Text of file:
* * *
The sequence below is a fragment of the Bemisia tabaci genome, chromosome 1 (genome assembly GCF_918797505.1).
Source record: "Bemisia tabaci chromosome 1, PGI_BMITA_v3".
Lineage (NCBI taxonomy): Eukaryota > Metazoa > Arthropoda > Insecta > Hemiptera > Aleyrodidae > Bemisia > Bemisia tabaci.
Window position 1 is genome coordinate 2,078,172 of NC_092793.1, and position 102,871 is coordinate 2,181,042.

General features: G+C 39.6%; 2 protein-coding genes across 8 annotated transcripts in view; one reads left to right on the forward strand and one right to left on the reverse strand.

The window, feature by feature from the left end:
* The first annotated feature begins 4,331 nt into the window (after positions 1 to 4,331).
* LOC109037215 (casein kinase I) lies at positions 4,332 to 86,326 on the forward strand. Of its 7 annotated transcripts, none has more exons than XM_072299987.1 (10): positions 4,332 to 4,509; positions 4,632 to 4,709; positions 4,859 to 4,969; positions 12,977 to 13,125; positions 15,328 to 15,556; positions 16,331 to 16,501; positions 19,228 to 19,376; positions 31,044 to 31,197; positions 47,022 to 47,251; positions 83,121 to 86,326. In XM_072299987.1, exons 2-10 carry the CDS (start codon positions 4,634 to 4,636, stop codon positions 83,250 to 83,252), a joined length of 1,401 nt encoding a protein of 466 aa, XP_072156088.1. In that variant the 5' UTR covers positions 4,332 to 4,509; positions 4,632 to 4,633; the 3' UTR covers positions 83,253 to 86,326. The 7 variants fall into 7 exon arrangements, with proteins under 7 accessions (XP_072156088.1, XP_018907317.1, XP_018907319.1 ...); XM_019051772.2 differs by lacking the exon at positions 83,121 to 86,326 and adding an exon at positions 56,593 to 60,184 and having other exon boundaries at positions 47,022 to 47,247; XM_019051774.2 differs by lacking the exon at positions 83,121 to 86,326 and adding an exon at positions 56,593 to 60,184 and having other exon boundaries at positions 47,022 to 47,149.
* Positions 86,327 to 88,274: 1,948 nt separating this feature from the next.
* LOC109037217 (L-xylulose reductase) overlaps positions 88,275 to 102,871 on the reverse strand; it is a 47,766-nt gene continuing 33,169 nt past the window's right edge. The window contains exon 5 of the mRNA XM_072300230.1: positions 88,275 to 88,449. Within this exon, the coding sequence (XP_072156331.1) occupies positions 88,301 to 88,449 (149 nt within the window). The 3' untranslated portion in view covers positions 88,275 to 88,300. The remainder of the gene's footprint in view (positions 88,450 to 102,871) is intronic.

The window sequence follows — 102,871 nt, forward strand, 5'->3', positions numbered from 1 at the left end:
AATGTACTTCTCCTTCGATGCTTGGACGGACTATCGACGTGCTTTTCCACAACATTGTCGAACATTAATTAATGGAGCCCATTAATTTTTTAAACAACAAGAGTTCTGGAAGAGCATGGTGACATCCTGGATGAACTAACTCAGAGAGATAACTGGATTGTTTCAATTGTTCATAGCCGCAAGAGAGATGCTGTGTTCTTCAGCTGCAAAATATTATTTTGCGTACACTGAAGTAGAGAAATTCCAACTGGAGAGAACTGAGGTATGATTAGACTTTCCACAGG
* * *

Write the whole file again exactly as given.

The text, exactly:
The sequence below is a fragment of the Bemisia tabaci genome, chromosome 1 (genome assembly GCF_918797505.1).
Source record: "Bemisia tabaci chromosome 1, PGI_BMITA_v3".
Lineage (NCBI taxonomy): Eukaryota > Metazoa > Arthropoda > Insecta > Hemiptera > Aleyrodidae > Bemisia > Bemisia tabaci.
Window position 1 is genome coordinate 2,078,172 of NC_092793.1, and position 102,871 is coordinate 2,181,042.

General features: G+C 39.6%; 2 protein-coding genes across 8 annotated transcripts in view; one reads left to right on the forward strand and one right to left on the reverse strand.

The window, feature by feature from the left end:
* The first annotated feature begins 4,331 nt into the window (after positions 1 to 4,331).
* LOC109037215 (casein kinase I) lies at positions 4,332 to 86,326 on the forward strand. Of its 7 annotated transcripts, none has more exons than XM_072299987.1 (10): positions 4,332 to 4,509; positions 4,632 to 4,709; positions 4,859 to 4,969; positions 12,977 to 13,125; positions 15,328 to 15,556; positions 16,331 to 16,501; positions 19,228 to 19,376; positions 31,044 to 31,197; positions 47,022 to 47,251; positions 83,121 to 86,326. In XM_072299987.1, exons 2-10 carry the CDS (start codon positions 4,634 to 4,636, stop codon positions 83,250 to 83,252), a joined length of 1,401 nt encoding a protein of 466 aa, XP_072156088.1. In that variant the 5' UTR covers positions 4,332 to 4,509; positions 4,632 to 4,633; the 3' UTR covers positions 83,253 to 86,326. The 7 variants fall into 7 exon arrangements, with proteins under 7 accessions (XP_072156088.1, XP_018907317.1, XP_018907319.1 ...); XM_019051772.2 differs by lacking the exon at positions 83,121 to 86,326 and adding an exon at positions 56,593 to 60,184 and having other exon boundaries at positions 47,022 to 47,247; XM_019051774.2 differs by lacking the exon at positions 83,121 to 86,326 and adding an exon at positions 56,593 to 60,184 and having other exon boundaries at positions 47,022 to 47,149.
* Positions 86,327 to 88,274: 1,948 nt separating this feature from the next.
* LOC109037217 (L-xylulose reductase) overlaps positions 88,275 to 102,871 on the reverse strand; it is a 47,766-nt gene continuing 33,169 nt past the window's right edge. The window contains exon 5 of the mRNA XM_072300230.1: positions 88,275 to 88,449. Within this exon, the coding sequence (XP_072156331.1) occupies positions 88,301 to 88,449 (149 nt within the window). The 3' untranslated portion in view covers positions 88,275 to 88,300. The remainder of the gene's footprint in view (positions 88,450 to 102,871) is intronic.

The window sequence follows — 102,871 nt, forward strand, 5'->3', positions numbered from 1 at the left end:
AATGTACTTCTCCTTCGATGCTTGGACGGACTATCGACGTGCTTTTCCACAACATTGTCGAACATTAATTAATGGAGCCCATTAATTTTTTAAACAACAAGAGTTCTGGAAGAGCATGGTGACATCCTGGATGAACTAACTCAGAGAGATAACTGGATTGTTTCAATTGTTCATAGCCGCAAGAGAGATGCTGTGTTCTTCAGCTGCAAAATATTATTTTGCGTACACTGAAGTAGAGAAATTCCAACTGGAGAGAACTGAGGTATGATTAGACTTTCCACAGG